Emer O'Kelly: There's no excuse under civil law
Brady had neither the courage nor the sense of righteousness to do his human and legal duty, writes Emer O'Kelly
Senior church figures in the Vatican have come, once again, to the defence of the now intensely beleaguered Cardinal Sean Brady.
In 1975 Fr Sean Brady, a 36-year-old canon lawyer, was appointed to be one of three churchmen conducting an inquiry into the sexual molestation of children by the Norbertine priest Brendan Smyth. Sean Brady says now, as he said after the publication of the Murphy report in 2009, that he had believed the children's allegations. And that he presumed that when he passed his report to his superiors, he believed in good faith that it would be followed up to protect those children and others. At the time, after one session in company with the other religious lawyers, and one where he questioned at least one child alone, he swore them to secrecy about their abuse. He did nothing further.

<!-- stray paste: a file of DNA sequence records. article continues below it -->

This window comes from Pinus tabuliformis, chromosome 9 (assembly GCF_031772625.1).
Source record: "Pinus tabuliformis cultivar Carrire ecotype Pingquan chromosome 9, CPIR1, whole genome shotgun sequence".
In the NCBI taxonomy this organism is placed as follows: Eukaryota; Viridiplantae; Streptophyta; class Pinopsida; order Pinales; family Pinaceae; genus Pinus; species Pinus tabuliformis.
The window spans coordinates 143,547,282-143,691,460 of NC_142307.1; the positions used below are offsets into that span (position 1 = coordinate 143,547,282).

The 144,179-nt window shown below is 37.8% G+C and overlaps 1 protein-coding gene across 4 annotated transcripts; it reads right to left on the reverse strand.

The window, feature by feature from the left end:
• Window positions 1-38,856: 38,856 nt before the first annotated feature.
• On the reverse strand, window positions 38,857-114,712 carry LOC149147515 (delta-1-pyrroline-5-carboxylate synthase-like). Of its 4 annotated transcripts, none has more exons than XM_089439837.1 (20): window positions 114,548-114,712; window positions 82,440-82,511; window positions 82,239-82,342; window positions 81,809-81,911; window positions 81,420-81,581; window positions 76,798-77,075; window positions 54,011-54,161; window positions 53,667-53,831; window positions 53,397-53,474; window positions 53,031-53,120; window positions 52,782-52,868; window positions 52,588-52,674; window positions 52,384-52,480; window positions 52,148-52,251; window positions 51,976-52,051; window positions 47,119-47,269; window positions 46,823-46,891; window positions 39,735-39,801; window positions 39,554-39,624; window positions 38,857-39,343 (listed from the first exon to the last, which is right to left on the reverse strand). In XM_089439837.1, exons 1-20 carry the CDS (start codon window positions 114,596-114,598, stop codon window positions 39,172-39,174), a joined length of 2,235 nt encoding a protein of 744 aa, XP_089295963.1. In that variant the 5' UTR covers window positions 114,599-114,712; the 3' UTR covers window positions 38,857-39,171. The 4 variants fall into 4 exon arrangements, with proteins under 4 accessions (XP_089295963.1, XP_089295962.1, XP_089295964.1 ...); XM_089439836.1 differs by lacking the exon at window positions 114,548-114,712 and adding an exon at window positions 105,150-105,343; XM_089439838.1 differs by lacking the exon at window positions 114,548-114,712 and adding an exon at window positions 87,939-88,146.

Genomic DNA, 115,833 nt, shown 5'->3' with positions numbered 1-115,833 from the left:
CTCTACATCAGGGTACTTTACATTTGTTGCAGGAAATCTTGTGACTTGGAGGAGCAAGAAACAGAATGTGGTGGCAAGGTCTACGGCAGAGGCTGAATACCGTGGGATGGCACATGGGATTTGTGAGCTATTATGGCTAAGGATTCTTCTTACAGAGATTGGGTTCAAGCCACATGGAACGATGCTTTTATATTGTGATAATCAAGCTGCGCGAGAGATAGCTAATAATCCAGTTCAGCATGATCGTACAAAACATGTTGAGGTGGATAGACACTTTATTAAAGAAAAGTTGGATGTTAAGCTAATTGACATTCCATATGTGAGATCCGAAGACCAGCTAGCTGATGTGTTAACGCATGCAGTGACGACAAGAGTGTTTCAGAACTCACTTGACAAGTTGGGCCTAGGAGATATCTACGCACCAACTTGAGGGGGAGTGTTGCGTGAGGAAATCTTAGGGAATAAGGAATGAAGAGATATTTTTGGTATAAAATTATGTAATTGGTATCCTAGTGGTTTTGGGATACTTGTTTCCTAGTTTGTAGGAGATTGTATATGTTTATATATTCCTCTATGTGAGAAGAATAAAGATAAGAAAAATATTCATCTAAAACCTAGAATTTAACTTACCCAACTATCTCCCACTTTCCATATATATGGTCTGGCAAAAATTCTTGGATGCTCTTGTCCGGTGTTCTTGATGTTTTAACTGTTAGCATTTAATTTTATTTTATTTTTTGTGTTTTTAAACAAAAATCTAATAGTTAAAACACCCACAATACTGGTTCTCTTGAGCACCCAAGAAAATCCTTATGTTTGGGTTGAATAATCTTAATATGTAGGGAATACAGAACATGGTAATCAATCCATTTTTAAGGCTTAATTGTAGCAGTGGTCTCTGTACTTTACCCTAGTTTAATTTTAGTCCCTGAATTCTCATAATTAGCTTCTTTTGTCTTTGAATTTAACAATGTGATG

Those are the bones of the actions which the Vatican was defending last week, saying he "acted correctly". And that is the core of the problem. He did act "correctly" according to canon law. He did not act compassionately; he did not act responsibly; he did not act justly.